Jon Grant, FRC’s international auditing standards director and a member of the IAASB, said that if these proposals go ahead auditors will be required to describe in the audit report “the important things that they spent their time worrying about”.

“That will be very judgemental as what is an area of emphasis will differ significantly from one audit to another,” he says, “so any requirement in the ISAs will be principles-based rather than framed by detailed rules.”

Most people would agree that greater transparency between auditors, audit committees and management is a good idea. Yet in practice, it’s not so easy to deliver, as Gillian Lord, PwC partner and chair of the ICAEW working group on enhancing the dialogue between the auditors of banks and their audit committees, pointed out.

Revealing the full extent of the dialogue between auditors and executive management can be challenging. “Culturally, I think we still find it very difficult, even embarrassing, to talk about the fact that it may have been tough to get to a position which is mutually acceptable to auditors and to executive management. But the audit committee must understand the evolution of this debate if they are to properly evaluate the judgments in the financial statements,” she added.

One chairman of a major UK bank’s audit committee, she added, had told her that what he was looking for from his auditor was “a frank discussion of the issues and of the debate”, the sort of exchange that he might have had “over a pint in the pub with his friend”.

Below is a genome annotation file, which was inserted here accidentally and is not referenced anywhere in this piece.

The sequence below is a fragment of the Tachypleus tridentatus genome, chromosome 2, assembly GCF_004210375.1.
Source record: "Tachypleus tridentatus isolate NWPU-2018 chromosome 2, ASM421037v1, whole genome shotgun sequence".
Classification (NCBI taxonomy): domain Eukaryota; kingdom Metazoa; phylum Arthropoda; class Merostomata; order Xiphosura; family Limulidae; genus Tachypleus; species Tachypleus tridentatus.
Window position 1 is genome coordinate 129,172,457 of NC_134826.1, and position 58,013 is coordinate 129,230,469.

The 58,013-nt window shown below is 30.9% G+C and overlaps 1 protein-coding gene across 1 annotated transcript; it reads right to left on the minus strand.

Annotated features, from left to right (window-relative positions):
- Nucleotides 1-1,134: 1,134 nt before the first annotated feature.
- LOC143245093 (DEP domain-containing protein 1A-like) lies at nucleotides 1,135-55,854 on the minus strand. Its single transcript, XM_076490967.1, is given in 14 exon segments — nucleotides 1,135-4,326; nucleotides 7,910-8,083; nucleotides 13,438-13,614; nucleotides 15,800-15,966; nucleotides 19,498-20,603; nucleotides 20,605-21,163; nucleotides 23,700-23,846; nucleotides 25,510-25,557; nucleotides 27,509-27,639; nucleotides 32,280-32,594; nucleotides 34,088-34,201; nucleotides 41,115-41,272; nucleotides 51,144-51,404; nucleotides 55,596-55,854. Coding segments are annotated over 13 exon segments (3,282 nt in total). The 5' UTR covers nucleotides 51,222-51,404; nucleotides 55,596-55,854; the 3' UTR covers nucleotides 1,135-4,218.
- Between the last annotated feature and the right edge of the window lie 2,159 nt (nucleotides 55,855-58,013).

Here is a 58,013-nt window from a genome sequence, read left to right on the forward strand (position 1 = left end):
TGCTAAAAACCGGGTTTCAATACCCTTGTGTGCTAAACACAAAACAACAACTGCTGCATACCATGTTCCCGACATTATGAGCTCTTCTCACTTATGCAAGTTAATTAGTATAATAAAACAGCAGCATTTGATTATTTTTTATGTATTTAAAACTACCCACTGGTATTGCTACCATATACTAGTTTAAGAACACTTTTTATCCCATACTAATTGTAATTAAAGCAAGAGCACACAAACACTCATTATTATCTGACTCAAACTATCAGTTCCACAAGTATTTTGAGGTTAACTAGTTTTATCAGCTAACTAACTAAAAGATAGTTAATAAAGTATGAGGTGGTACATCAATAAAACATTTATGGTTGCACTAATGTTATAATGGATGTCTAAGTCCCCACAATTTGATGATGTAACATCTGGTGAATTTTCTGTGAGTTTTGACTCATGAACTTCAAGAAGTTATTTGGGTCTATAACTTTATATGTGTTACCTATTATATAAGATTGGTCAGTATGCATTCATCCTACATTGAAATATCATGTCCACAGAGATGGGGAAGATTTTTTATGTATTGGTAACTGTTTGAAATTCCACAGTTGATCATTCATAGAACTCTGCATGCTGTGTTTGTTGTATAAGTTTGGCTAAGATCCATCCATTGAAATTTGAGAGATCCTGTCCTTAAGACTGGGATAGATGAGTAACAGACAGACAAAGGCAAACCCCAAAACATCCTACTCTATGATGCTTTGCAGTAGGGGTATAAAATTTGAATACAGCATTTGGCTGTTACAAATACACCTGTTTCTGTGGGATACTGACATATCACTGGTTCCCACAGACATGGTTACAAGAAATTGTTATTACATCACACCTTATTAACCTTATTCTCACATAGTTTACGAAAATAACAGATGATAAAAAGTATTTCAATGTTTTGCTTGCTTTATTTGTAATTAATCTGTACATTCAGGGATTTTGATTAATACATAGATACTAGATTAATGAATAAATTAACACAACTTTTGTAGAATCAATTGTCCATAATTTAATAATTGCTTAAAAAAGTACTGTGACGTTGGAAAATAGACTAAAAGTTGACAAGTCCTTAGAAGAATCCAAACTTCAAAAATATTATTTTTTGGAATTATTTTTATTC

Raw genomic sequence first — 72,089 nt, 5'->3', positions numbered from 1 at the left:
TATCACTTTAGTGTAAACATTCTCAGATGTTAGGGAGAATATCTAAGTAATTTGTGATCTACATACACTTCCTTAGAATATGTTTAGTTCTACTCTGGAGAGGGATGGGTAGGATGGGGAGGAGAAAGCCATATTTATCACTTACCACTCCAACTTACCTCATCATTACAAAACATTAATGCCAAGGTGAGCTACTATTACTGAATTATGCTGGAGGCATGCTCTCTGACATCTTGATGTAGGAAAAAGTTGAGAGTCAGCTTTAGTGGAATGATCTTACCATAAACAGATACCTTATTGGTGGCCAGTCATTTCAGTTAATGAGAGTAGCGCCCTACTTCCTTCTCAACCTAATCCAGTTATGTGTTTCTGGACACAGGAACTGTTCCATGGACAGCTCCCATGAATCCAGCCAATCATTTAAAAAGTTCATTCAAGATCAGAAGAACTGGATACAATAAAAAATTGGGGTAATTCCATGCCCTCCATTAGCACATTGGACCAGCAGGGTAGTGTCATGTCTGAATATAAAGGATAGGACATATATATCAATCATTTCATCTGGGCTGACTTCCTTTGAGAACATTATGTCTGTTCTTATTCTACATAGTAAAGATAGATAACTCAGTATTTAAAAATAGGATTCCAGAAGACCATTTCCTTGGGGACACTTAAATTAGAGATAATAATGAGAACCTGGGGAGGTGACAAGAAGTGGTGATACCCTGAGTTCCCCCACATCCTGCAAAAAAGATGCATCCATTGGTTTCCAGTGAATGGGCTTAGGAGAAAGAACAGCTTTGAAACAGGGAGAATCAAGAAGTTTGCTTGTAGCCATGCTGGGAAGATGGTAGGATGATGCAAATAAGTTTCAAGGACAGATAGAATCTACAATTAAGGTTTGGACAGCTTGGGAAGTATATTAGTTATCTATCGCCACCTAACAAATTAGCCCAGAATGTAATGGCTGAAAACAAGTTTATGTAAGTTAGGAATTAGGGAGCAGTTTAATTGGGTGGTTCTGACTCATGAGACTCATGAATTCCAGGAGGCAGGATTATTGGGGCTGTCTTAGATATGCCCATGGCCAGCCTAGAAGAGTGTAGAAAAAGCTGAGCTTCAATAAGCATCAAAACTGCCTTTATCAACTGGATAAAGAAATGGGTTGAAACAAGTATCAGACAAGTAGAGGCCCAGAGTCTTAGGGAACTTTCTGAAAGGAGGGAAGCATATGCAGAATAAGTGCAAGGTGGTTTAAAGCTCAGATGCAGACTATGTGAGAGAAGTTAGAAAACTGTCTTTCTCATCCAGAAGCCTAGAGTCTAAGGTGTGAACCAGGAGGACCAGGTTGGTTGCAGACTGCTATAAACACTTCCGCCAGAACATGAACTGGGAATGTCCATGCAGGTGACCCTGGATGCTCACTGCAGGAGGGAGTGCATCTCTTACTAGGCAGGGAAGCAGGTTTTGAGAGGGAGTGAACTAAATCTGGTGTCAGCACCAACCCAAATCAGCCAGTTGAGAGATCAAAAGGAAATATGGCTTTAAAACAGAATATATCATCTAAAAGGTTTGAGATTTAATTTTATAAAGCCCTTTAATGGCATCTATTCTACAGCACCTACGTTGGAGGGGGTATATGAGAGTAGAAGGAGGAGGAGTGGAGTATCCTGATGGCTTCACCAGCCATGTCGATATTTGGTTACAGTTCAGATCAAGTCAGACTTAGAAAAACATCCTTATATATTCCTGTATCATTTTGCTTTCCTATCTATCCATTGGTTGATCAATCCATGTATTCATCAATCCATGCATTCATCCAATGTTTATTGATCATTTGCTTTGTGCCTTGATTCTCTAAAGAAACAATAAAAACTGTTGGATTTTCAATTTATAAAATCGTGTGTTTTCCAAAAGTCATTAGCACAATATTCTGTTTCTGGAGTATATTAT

“I think it’s only if we get the internal communication between auditor and audit committee working really effectively then we can hope to reach a position where the external communication gets improved as well,” said Lord. There was also a danger that in upping the lot of information included in the formal reporting, the story of the audit may be lost.

Myles Thompson, head of KPMG’s European technical audit group, agreed. He said that what investors want to see is the information that auditors give audit committees. However, these documents are normally very comprehensive and provide significant detail on the key areas that the audit has covered. They are also supplemented by the detailed two-way dialogue with the audit committee, which enables the committee to better understand the context of the audit work and obtain the auditors’ informal views.

All this is difficult to replicate in a stand-alone report. “It is vital the information provided by auditors is in context and does not create uncertainty in the reader’s mind over importance of the issues,” he says. Thompson also thought that the FRC requirement for audit committees to talk more about what the audit is about is something that probably would not “fly” in Europe, as the idea of audit committees is less developed in many countries. This is why there would be a need for longer audit reports, and he agreed with the FRC’s view that the EU proposal that auditors should report on issues like going concern was possible, but that this should be on management’s assertions. It is for the company to report and for the auditor to opine, he said.